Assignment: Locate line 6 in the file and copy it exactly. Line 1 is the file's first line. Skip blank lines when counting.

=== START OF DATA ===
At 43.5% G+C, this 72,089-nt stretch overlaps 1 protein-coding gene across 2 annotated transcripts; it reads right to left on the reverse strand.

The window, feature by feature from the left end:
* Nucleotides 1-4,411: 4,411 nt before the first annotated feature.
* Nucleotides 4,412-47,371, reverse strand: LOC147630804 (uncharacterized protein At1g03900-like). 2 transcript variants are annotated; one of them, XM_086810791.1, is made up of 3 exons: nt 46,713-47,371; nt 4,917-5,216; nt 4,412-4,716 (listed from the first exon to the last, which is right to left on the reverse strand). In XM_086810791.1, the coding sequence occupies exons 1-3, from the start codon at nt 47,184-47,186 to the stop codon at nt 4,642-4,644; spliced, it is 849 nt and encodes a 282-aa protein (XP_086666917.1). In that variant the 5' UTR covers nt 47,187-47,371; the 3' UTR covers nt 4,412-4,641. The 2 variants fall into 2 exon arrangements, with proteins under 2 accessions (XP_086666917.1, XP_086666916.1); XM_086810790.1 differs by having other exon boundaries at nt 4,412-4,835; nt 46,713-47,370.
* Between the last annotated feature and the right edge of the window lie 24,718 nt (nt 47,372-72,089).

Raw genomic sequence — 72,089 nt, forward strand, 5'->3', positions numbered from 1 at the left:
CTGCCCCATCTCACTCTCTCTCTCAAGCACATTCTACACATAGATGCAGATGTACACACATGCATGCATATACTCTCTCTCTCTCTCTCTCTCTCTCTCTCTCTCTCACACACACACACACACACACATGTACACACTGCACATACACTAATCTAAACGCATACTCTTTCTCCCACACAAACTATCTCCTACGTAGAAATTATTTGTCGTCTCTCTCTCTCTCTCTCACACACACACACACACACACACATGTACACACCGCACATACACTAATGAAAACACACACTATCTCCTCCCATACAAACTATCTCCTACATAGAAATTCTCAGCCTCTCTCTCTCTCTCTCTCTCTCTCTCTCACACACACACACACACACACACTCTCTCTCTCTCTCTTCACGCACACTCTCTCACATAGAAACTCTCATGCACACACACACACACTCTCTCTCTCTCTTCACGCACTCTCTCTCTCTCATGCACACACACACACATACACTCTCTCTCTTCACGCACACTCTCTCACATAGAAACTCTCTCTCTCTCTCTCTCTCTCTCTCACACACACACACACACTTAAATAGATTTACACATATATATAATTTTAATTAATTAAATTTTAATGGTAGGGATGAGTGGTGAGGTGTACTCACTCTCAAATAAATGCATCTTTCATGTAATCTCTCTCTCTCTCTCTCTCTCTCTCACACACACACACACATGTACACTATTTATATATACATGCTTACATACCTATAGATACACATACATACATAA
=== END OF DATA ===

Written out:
Raw genomic sequence — 72,089 nt, forward strand, 5'->3', positions numbered from 1 at the left: